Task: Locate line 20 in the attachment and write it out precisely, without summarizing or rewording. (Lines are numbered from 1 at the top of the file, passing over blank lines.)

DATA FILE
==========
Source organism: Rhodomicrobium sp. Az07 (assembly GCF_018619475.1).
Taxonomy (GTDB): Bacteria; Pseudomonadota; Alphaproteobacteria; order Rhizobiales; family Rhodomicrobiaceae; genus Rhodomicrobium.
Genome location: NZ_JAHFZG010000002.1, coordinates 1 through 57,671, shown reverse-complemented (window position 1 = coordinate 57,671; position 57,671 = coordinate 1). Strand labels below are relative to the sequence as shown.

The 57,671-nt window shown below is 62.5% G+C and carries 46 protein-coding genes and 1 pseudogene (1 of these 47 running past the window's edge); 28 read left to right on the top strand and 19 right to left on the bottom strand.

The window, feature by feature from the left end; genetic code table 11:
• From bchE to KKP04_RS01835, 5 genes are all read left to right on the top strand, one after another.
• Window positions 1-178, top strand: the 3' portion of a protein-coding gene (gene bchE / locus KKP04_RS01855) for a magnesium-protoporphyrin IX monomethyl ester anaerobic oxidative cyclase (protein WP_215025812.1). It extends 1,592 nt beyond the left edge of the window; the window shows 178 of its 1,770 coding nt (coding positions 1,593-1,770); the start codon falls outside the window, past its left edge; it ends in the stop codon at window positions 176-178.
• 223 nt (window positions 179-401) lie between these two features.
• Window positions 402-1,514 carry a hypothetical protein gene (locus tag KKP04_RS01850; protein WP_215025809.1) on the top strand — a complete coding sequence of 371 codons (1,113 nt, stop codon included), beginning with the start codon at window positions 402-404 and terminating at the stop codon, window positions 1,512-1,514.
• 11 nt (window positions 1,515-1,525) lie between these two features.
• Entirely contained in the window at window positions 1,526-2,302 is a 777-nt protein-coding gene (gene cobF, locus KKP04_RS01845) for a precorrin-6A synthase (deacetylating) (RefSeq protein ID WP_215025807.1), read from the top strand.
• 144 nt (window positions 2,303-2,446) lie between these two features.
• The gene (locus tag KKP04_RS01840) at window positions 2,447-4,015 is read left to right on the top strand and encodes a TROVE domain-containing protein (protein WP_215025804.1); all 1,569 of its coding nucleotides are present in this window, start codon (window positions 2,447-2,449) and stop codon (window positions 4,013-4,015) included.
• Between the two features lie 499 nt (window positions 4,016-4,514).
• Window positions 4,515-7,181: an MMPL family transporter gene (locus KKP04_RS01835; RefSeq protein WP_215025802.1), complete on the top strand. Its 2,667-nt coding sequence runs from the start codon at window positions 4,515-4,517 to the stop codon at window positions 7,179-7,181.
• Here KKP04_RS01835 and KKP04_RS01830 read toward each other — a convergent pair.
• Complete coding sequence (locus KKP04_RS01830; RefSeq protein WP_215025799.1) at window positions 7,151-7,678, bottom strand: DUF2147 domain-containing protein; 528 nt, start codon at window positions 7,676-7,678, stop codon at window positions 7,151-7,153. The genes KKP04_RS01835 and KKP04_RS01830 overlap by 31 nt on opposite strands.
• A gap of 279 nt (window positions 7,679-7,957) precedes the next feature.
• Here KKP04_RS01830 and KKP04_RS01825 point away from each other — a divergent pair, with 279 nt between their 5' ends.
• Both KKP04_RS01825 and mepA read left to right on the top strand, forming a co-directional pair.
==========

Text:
• Both KKP04_RS01825 and mepA read left to right on the top strand, forming a co-directional pair.